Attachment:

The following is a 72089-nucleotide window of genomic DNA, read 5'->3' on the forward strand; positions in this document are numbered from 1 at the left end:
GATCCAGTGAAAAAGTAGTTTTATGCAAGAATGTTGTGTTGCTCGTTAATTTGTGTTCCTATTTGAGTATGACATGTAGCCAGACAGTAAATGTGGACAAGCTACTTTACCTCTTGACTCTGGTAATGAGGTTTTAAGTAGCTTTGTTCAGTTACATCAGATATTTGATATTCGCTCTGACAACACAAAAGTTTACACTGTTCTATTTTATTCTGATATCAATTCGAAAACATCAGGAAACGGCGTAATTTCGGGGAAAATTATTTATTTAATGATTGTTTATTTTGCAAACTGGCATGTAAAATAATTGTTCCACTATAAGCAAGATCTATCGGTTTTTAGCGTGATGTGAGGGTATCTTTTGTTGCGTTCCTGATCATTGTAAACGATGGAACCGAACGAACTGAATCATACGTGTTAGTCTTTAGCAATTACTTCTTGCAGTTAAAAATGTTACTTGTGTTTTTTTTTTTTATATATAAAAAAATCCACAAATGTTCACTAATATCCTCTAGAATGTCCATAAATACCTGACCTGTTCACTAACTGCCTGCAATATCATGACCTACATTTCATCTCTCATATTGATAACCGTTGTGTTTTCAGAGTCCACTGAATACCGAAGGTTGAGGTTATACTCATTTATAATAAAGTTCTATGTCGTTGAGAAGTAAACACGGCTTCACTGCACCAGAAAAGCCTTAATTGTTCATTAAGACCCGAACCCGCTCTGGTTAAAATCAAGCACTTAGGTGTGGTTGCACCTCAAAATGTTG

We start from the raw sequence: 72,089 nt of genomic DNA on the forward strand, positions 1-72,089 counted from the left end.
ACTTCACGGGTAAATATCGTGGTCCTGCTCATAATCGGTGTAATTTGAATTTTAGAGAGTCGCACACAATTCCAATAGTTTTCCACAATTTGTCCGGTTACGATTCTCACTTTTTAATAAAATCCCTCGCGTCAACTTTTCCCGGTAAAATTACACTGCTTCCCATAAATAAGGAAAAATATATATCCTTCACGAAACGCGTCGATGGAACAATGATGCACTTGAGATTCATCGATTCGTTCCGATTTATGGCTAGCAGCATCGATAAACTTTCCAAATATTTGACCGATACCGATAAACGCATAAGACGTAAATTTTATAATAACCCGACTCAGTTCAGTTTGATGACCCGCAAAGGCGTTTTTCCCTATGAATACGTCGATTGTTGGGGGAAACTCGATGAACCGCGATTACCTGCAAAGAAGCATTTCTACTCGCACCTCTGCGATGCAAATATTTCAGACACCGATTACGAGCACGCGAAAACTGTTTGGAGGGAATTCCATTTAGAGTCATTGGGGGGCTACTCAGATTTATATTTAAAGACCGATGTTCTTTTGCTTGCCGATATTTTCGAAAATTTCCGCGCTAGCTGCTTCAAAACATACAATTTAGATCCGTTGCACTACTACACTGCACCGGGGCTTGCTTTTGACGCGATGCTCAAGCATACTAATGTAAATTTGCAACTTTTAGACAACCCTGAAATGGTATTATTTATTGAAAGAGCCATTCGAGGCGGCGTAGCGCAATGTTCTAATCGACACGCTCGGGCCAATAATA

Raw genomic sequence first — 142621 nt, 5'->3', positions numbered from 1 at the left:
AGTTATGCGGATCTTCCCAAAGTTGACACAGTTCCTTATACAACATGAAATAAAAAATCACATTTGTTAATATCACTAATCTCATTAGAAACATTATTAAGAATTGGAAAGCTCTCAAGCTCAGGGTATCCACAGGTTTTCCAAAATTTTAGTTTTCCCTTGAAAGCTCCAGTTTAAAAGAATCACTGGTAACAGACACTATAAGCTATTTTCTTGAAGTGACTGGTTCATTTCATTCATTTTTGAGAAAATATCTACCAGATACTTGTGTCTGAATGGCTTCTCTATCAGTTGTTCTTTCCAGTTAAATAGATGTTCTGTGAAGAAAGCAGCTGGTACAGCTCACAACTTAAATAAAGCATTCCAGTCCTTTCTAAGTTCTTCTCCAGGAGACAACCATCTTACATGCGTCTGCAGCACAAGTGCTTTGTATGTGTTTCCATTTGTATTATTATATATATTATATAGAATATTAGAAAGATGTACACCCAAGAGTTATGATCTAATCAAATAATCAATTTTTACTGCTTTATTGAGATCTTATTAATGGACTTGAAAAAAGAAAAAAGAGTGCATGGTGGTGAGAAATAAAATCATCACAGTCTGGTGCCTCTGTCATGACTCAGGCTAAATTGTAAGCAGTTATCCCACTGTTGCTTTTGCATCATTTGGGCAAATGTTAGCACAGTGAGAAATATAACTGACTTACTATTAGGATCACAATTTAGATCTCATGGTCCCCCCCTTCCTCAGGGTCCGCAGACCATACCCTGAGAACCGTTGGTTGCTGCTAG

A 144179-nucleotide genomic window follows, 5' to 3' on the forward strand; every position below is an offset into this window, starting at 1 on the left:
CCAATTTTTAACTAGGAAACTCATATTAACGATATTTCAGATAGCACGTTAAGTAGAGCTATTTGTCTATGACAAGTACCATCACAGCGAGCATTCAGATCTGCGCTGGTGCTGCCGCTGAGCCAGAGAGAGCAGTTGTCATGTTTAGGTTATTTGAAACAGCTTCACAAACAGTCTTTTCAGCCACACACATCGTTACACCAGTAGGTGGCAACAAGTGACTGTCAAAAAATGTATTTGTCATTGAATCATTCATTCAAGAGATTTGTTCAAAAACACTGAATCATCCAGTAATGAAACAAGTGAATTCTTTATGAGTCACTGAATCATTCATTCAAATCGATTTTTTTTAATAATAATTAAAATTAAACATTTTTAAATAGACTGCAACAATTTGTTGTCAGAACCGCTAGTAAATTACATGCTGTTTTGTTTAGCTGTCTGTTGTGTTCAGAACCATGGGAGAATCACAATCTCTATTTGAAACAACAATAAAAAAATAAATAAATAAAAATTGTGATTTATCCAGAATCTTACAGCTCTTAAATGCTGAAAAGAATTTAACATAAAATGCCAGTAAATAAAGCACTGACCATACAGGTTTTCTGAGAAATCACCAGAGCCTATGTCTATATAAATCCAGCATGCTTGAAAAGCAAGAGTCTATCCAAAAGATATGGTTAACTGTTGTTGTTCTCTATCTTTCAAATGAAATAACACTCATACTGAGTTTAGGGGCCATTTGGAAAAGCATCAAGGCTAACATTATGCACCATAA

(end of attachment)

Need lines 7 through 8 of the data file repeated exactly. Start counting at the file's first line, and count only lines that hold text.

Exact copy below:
A 144179-nucleotide genomic window follows, 5' to 3' on the forward strand; every position below is an offset into this window, starting at 1 on the left:
CCAATTTTTAACTAGGAAACTCATATTAACGATATTTCAGATAGCACGTTAAGTAGAGCTATTTGTCTATGACAAGTACCATCACAGCGAGCATTCAGATCTGCGCTGGTGCTGCCGCTGAGCCAGAGAGAGCAGTTGTCATGTTTAGGTTATTTGAAACAGCTTCACAAACAGTCTTTTCAGCCACACACATCGTTACACCAGTAGGTGGCAACAAGTGACTGTCAAAAAATGTATTTGTCATTGAATCATTCATTCAAGAGATTTGTTCAAAAACACTGAATCATCCAGTAATGAAACAAGTGAATTCTTTATGAGTCACTGAATCATTCATTCAAATCGATTTTTTTTAATAATAATTAAAATTAAACATTTTTAAATAGACTGCAACAATTTGTTGTCAGAACCGCTAGTAAATTACATGCTGTTTTGTTTAGCTGTCTGTTGTGTTCAGAACCATGGGAGAATCACAATCTCTATTTGAAACAACAATAAAAAAATAAATAAATAAAAATTGTGATTTATCCAGAATCTTACAGCTCTTAAATGCTGAAAAGAATTTAACATAAAATGCCAGTAAATAAAGCACTGACCATACAGGTTTTCTGAGAAATCACCAGAGCCTATGTCTATATAAATCCAGCATGCTTGAAAAGCAAGAGTCTATCCAAAAGATATGGTTAACTGTTGTTGTTCTCTATCTTTCAAATGAAATAACACTCATACTGAGTTTAGGGGCCATTTGGAAAAGCATCAAGGCTAACATTATGCACCATAA